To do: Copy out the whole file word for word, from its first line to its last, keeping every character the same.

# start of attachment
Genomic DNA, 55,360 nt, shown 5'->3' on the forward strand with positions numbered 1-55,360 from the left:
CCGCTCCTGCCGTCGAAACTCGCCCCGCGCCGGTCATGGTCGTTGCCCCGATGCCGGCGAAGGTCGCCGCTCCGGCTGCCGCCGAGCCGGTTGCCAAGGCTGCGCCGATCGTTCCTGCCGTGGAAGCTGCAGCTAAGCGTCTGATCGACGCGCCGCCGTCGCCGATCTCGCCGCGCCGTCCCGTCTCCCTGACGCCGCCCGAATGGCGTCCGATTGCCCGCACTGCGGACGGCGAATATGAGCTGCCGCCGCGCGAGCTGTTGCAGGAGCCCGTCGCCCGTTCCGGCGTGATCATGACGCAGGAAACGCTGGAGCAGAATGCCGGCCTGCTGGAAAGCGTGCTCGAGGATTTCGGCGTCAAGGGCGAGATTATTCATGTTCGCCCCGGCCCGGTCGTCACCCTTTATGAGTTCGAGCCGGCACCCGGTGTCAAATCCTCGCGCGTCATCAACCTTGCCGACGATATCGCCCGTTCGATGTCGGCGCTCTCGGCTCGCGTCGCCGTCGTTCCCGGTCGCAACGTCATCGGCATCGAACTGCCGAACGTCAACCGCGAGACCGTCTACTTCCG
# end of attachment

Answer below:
Genomic DNA, 55,360 nt, shown 5'->3' on the forward strand with positions numbered 1-55,360 from the left:
CCGCTCCTGCCGTCGAAACTCGCCCCGCGCCGGTCATGGTCGTTGCCCCGATGCCGGCGAAGGTCGCCGCTCCGGCTGCCGCCGAGCCGGTTGCCAAGGCTGCGCCGATCGTTCCTGCCGTGGAAGCTGCAGCTAAGCGTCTGATCGACGCGCCGCCGTCGCCGATCTCGCCGCGCCGTCCCGTCTCCCTGACGCCGCCCGAATGGCGTCCGATTGCCCGCACTGCGGACGGCGAATATGAGCTGCCGCCGCGCGAGCTGTTGCAGGAGCCCGTCGCCCGTTCCGGCGTGATCATGACGCAGGAAACGCTGGAGCAGAATGCCGGCCTGCTGGAAAGCGTGCTCGAGGATTTCGGCGTCAAGGGCGAGATTATTCATGTTCGCCCCGGCCCGGTCGTCACCCTTTATGAGTTCGAGCCGGCACCCGGTGTCAAATCCTCGCGCGTCATCAACCTTGCCGACGATATCGCCCGTTCGATGTCGGCGCTCTCGGCTCGCGTCGCCGTCGTTCCCGGTCGCAACGTCATCGGCATCGAACTGCCGAACGTCAACCGCGAGACCGTCTACTTCCG